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Books & Authors

Explore the Modern Library's 100 Best Novels at Midtown Carnegie Library

Have you resolved to make 2016 the year you read all those classics you've never quite gotten around to in the past? Perhaps you could use some support! We meet at the Midtown-Carnegie Library on the second Thursday of each month to discuss a book from the Modern Library's list of the 100 best novels published in the English language since 1900. Here's what we'll be discussing in the coming months:

 January 14: Jane Eyre by Charlotte Brontë

In nineteenth-century England, an orphaned young woman accepts employment as a governess and soon finds herself in love with her employer who has a terrible secret. Charlotte Bronte's novel about the passionate love between Jane Eyre, a young girl alone in the world, and the rich, brilliant, domineering Rochester has enthralled every kind of reader since its publication in 1847.

 February 11: Invisible Man by Ralph Ellison (#19 of the Modern Library's 100 Best Novels)

The nameless narrator of Invisible Man describes growing up in a black community in the South, being expelled from a Negro college, moving to New York and becoming the chief spokesman of "the Brotherhood" and retreating amid violence and confusion to the basement lair of the Invisible Man he imagines himself to be. The book is a passionate and witty tour de force, influenced by T.S. Eliot's The Waste Land, Joyce and Dostoevsky.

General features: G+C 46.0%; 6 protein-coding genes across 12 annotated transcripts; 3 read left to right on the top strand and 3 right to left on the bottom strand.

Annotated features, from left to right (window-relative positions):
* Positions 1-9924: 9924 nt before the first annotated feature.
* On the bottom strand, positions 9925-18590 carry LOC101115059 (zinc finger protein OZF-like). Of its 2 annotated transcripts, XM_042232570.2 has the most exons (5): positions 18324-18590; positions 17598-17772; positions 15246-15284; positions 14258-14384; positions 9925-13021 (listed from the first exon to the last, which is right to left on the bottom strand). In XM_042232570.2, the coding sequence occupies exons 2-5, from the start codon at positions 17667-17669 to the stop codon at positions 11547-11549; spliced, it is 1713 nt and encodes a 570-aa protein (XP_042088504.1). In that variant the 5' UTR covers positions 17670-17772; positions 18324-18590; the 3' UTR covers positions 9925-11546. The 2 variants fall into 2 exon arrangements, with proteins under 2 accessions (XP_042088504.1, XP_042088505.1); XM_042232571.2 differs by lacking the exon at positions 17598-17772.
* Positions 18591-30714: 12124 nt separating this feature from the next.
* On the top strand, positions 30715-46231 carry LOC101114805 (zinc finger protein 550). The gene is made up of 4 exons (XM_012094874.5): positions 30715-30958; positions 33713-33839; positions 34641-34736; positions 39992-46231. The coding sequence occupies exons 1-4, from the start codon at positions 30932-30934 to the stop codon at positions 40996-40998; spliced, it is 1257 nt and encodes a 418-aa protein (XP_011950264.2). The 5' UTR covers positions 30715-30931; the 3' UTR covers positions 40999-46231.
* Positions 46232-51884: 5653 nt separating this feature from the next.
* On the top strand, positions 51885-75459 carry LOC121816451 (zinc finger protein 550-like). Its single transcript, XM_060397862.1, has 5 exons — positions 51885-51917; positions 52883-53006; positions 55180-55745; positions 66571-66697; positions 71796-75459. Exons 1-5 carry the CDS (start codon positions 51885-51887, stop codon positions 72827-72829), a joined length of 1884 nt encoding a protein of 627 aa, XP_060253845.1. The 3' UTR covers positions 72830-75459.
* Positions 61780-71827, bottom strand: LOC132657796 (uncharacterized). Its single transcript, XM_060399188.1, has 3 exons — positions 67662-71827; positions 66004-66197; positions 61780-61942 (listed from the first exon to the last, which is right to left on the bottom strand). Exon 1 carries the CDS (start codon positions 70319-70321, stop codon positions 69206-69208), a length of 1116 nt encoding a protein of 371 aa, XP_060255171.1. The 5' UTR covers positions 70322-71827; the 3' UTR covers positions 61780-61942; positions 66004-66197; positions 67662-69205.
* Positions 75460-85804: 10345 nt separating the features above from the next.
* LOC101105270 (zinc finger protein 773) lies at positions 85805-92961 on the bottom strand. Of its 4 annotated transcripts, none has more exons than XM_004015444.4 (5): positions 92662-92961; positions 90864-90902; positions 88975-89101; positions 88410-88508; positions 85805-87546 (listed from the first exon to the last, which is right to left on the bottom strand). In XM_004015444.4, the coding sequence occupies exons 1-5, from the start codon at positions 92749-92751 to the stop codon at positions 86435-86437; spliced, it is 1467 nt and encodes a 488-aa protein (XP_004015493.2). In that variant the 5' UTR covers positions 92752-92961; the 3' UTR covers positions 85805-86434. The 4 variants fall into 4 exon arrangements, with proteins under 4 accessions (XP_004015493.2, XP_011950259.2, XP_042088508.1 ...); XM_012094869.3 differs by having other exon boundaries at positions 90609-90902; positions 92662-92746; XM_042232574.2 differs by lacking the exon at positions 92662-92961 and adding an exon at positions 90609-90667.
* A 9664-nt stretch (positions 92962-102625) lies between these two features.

March 10: To the Lighthouse by Virginia Woolf (#15 of the Modern Library's 100 Best Novels)

The serene and maternal Mrs. Ramsay, the tragic yet absurd Mr. Ramsay and their children and assorted guests are on holiday on the Isle of Skye. From the seemingly trivial postponement of a visit to a nearby lighthouse, Woolf constructs a remarkable, moving examination of the complex tensions and allegiances of family life and the conflict between men and women.

 April 14: Deliverance by James Dickey (#42 of the Modern Library's 100 Best Novels)

The setting is the Georgia wilderness, where the state's most remote white-water river awaits. In the thundering froth of that river, in its echoing stone canyons, four men on a canoe trip discover a freedom and exhilaration beyond compare. Then, in a moment of horror, the adventure turns into a struggle for survival as one man becomes a human hunter who is offered his own harrowing deliverance.

 May 12: Under the Net by Iris Murdoch (#95 of the Modern Library's 100 Best Novels)

Jake, hack writer, seeks out an old girlfriend, Anna, and her glamorous actress sister, Sadie. He resumes acquaintance with the formidable Hugo, whose 'philosophy' he once presumptuously dared to interpret. These meetings involve Jake in a series of adventures that include the kidnapping of a celebrity dog and a riot on a film set of ancient Rome. Jake longs to learn Hugo's secret—perhaps it is Hugo himself?

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